The US Supreme Court has just given the finger to the EPA’s Clean Power Plan, with implications for US democracy as well as the planet.
When Obama realised he couldn’t get an emissions trading system through Congress he turned to the Environmental Protection Agency (EPA) to regulate CO2 as a pollutant, which it duly did. The first legal challenge was to the validity of CO2 as a pollutant capable of being regulated by the EPA. The Supreme Court ruled that it was.
Then twelve coal producing and consuming states mounted another challenge to the EPA’a ‘Carbon Pollution Emission Guidelines for Existing Stationary Sources: Electric Utility Generating Units’, or Clean Power Plan. This time they claimed that coal powered generation plants were already regulated by the states and hence the EPA’s regulation was illegal. Think Progress claims that the Clean Power Plan was the most significant thing ever done by the US to combat climate change, and when fully implemented in 2030 would “avoid thousands of premature deaths and mean thousands fewer asthma attacks and hospitalizations in 2030 and every year beyond.”
The Supreme Court has just put a stay on the plan while the case is considered. At a minimum that will delay the plan until June 2017.
The case for a stay was supported by 29 states, alleging “irreparable [economic] harm” from implementing the plan, whereas 18 states filed for the EPA.
The challenge is seen as an attack designed to disable the presidency, with implications beyond climate change. However, it is also being argued that a federal agency cannot do anything that will incur costs down the track. This argument goes beyond regulations by federal agencies to laws passed by Congress, calling into question the purpose of a federal government.
The stay order was resolved on ‘party’ lines at 5-4 which represents the judges appointed by Republican and Democrat presidents. In breaking news Antonin Scalia has just died, so the Reagan appointee will be replaced by Obama.
Of course a new Republican president would take about five minutes to knock off the Clean Power Plan. The EPA itself might not survive.
It seems the supreme court and the presidency are the only chances the Democrats have of gaining access to the levers of power. Through gerrymandering the Republicans have what looks like a permanent lock on the House of Representatives, and “The vast majority — 70 percent of state legislatures, more than 60 percent of governors, 55 percent of attorneys general and secretaries of state — are in Republicans hands.” Only seven states have both a Democrat legislature and a Democrat governor, whereas 25 states are under unified Republican control. States administer electoral rolls and manage elections. All sorts of strategies are in play to ensure the vote come out the ‘right’ way. The Supreme Court has protected this undemocratic activity:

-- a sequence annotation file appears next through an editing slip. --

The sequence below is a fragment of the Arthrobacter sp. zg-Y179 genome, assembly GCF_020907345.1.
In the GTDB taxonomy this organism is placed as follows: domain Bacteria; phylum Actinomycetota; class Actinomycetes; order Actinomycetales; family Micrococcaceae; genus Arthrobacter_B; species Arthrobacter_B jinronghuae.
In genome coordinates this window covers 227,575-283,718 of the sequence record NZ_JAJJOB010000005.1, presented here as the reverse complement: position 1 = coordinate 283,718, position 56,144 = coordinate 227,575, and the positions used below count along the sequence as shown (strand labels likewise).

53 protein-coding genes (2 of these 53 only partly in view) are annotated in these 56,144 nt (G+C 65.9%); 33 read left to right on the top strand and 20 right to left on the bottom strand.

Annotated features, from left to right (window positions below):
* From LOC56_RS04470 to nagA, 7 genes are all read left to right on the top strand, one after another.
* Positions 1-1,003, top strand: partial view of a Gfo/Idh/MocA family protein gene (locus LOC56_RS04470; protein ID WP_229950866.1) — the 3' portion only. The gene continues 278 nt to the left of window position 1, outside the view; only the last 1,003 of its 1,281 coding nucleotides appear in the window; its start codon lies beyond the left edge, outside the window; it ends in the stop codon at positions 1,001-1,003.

- If you don’t like gerrymandering, you should blame the Supreme Court. In the 2004 case Vieth v. Jubelirer, four conservative justices said that they would forbid federal courts from hearing challenges to partisan gerrymanders, and Justice Anthony Kennedy’s concurring opinion was only slightly less dismissive of these lawsuits. The result is that state lawmakers have been free to draw maps that entrench their party and lock out the other party, even though such maps violate voters’ First Amendment rights.
The Supreme Court is also complicit in the wave of “curbs on voting rights” that Yglesias notes in his piece. In a party-line vote, a 5-4 Supreme Court gutted a key provision of the Voting Rights Act, enabling many voter ID laws, gerrymandered maps and other legislation that would have otherwise been blocked to go into effect. Similarly, the Court in Crawford v. Marion County Election Board effectively greenlighted Voter ID laws — one of the most common examples of state laws that exclude voters likely to support Democrats. The Court’s plurality opinion cited concerns about in-person voter fraud to justify this outcome, even though the opinion could only find one example of such fraud occurring in the United States within the preceding 140 years!
Change would have to begin with changing the Supreme Court. At present we have a Clinton appointment who is 83, a Reagan appointment who is 79 and a Clinton appointment who is 77.
The next US presidential election is important for the future of American democracy as well as the planet.
Meanwhile some states, Republican and Democrat, have active climate mitigation programs, but insofar as costs and the market remain the leading factor in the switch to renewables, coal and gas will linger longer.
And Obama has included $47 billions worth of climate proposals in his budget served up to the Republic deniers in Congress. Some proposals have already been declared “dead on arrival”.